Dr D K Prabhakar, guest faculty, Department of Studies in Telugu, Bangalore University.

    Bengaluru :

    For nearly 15 years, Dr D K Prabhakar, guest faculty, Department of Studies in Telugu, Bangalore University, with his roots in Kolar, has been studying tribal communities. Prabhakar told TNIE that his research was to take the path less trodden, an extensive focus on tribal folklore.

    His study on  Dongra, Chenchu, Sugali and nomadic Koya tribes and their folklore and problems they face has not just shed light on what the government can do, but also won him the Presidential award of Maharshi Badrayan Vyas Samman for his contribution to Classical Telugu.

    The award was announced on Independence Day. An elated Prabhakar said that however applying for the award was an ordeal. The application was to go in by post in June, and as soon as he was told about it he rushed to the general post office at 11.30pm to make his entry.

    After two months wait, his works got a stamp of approval by the President’s office. However, this is not his first award. He has been the recipient of the ‘International excellence award’ in 2016 for the best monograph and Sri Krishadevaraya National Award, 2015.

    This Kannadiga learnt Telugu literature while chasing his dream of civil services. His love for the language developed over the years, and he completed his PhD in the subject, shedding light on the roots of Telugu language and culture.

    source: / The New Indian Express / Home> Cities> Bengaluru / by Pearl Maria D’Souza / Express News Service / August 19th, 2019

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    A view of the Library at The Indian Institute of World Culture at Basavanagudi in Bengaluru. Sudhakara Jain | Photo Credit: Sudhakara Jain

    A view of the Library at The Indian Institute of World Culture at Basavanagudi in Bengaluru. Sudhakara Jain | Photo Credit: Sudhakara Jain

    The Indian Institute of World Culture not just offers a huge library and cultural activities, but an impressive history of committed voluntary work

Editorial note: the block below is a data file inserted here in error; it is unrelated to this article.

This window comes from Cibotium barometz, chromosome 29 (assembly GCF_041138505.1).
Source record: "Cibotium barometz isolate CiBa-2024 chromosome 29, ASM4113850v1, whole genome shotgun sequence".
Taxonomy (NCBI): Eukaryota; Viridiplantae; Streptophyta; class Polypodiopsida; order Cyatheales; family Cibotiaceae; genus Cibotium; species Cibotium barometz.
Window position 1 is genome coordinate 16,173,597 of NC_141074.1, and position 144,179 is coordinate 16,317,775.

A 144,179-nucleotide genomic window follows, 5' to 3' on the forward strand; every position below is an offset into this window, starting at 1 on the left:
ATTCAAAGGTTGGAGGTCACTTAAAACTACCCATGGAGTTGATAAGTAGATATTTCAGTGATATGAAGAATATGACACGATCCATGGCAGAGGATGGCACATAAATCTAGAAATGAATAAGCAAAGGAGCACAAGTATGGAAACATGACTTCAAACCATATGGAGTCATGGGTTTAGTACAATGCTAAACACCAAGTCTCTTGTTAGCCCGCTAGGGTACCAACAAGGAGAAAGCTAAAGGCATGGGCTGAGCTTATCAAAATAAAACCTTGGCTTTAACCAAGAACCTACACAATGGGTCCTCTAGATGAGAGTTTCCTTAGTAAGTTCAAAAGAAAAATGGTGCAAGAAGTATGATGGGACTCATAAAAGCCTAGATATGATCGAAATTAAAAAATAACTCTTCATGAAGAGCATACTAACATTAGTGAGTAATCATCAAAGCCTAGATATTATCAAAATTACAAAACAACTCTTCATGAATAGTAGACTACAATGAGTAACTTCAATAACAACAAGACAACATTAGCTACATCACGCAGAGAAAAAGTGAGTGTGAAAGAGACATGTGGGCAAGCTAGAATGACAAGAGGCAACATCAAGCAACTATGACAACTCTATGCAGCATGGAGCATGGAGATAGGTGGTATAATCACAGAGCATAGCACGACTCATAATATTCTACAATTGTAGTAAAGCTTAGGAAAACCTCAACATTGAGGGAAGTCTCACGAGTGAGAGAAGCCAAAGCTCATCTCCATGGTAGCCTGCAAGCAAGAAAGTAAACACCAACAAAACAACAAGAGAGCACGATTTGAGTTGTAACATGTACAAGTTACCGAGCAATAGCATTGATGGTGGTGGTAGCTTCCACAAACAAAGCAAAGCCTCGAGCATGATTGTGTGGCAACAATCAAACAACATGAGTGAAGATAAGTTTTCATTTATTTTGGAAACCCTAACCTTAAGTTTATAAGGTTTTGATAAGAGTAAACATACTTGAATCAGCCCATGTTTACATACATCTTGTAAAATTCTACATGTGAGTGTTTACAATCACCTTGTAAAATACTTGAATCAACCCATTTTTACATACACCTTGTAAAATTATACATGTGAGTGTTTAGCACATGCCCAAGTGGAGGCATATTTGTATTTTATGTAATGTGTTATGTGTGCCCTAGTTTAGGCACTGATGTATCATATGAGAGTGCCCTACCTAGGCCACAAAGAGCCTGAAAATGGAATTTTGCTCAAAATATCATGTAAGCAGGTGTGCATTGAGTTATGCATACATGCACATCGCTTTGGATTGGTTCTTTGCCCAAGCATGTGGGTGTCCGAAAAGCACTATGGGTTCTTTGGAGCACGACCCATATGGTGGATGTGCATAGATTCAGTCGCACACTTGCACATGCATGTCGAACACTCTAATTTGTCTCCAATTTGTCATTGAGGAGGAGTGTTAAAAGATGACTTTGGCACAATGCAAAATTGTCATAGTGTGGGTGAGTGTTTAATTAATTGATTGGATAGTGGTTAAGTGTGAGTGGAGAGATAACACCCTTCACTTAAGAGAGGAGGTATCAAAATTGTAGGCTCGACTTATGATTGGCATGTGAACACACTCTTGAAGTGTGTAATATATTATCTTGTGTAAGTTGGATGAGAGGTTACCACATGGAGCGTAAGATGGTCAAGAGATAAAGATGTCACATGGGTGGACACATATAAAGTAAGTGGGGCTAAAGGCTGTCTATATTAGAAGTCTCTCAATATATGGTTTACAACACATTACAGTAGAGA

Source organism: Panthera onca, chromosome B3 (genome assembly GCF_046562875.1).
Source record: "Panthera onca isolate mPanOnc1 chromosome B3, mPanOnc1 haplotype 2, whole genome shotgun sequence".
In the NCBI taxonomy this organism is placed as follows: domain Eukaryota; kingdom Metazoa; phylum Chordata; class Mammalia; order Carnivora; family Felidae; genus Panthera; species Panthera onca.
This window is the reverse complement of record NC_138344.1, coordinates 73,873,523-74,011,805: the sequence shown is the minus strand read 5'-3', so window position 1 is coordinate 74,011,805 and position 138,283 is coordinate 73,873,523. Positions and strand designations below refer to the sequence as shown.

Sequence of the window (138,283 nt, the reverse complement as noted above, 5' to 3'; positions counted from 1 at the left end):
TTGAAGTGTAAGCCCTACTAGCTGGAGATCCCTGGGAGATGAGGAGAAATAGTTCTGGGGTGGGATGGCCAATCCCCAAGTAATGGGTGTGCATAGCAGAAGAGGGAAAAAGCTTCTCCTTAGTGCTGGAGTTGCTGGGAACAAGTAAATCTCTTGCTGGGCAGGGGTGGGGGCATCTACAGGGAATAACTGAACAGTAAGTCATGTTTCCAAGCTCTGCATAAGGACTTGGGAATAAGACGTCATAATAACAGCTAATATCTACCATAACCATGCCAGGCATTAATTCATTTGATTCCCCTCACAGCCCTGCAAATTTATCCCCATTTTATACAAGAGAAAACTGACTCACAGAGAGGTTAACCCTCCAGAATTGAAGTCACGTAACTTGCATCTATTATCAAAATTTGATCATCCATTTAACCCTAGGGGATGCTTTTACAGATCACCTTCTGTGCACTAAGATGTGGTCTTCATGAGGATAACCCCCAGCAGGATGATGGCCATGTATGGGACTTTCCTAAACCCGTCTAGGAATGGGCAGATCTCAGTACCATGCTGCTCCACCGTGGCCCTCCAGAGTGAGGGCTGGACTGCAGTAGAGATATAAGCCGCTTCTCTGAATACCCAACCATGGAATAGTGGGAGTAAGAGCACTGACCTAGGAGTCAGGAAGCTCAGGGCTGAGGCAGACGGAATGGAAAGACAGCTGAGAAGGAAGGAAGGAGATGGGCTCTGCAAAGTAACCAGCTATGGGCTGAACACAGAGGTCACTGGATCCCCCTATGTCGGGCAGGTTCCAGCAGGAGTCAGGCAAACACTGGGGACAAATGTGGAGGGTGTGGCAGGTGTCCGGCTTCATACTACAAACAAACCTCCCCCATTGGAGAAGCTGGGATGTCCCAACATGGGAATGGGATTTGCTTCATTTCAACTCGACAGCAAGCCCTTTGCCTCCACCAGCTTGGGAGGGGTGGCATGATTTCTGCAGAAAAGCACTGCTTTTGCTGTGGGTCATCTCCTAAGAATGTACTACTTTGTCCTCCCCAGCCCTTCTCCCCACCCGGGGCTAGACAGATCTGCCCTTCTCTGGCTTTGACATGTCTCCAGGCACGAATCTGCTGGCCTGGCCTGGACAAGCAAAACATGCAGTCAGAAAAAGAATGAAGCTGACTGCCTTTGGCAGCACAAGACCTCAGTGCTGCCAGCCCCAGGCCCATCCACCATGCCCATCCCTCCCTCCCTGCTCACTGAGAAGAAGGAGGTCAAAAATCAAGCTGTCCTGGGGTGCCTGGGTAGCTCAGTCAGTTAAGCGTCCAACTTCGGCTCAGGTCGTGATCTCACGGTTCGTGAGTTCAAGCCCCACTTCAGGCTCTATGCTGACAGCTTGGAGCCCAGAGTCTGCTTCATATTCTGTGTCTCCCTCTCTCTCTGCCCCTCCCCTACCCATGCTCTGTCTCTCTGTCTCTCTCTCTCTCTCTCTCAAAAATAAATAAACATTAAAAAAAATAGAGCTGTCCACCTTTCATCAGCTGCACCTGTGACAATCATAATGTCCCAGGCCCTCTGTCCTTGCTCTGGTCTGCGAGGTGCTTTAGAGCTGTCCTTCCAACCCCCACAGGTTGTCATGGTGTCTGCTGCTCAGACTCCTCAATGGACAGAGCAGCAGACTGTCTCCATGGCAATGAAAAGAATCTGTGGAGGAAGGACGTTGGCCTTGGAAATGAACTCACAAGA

A huge hall nearly 100 feet in length is stacked with books running into lakhs on wooden racks. Cooled by ceiling fans on the high Madras ceiling, people of all ages are seen reading journals at the adjoining Behanan’s Reference Library. The building retains the old world charm with wide stairs and thick walls. It houses an auditorium on the ground floor where educational and cultural programmes happen throughout the year. The newly-renovated Children’s library is full of children running around and taking their books for interacting in friendly spaces. This is the Indian Institute of World Culture (IIWC), offering free programmes and activities to the public for more than seven decades now. A model institution run by a strong volunteer-base, IIWC, which stepped into its 75th year in August, was founded with a promise of creating an arena for cultural exchange.

    August 1945, Bahman Pestonji Wadia, the founder-president of the institute and a well-known Thesophist, was extra jubilant as the inauguration event coincided with the message of the World War II coming to an end. “Under this double joy we flag off the Institute of World Culture and we shall move from darkness to light, illumined by culture and knowledge,” Wadia had said, as he launched one of the biggest institutes at Basavanagudi in South Bengaluru. The road named after Wadia after his death in 1958, is now an INTACH-listed heritage building.

    Born in 1881, BP Wadia belonged to the famous Wadia family of shipbuilders from a village near Surat. Inspired by the Theosophical movement, Wadia had envisioned IIWC as a cosmopolitan cultural centre where books, arts and service thrived.

    Wadia’s involvement is said to have been so deep that people had often joked, “if North Bengaluru has the Tata Institute (IISc.,) the South has the Wadia Institute,” says Honorary Secretary Arakali Venkatesh. “IIWC regularly had literary giants as DV Gundappa, VK Gokak, Masti Venkatesh Iyengar and MV Krishna Rao as part of their cultural events and the library during the 1950s and 60s. Its rich history is being preserved for people. And we plan to have a year-long programme of events to mark its Platinum jubilee,” adds Venkatesh.

    The institute’s huge 4000 sq.ft. public library houses nearly 1.5 lakh books which are lent out free of charge, apart from a reading room called Behanan’s Reference Library (named after Dr. KT Behanan who handed a huge collection of classics in 1963) that extends 400 periodicals in various languages. The auditorium hosts public lectures, art exhibitions, film shows, and music and dance recitals. “We have had 150 programmes in a year without a break almost since the inception,” adds Venkatesh.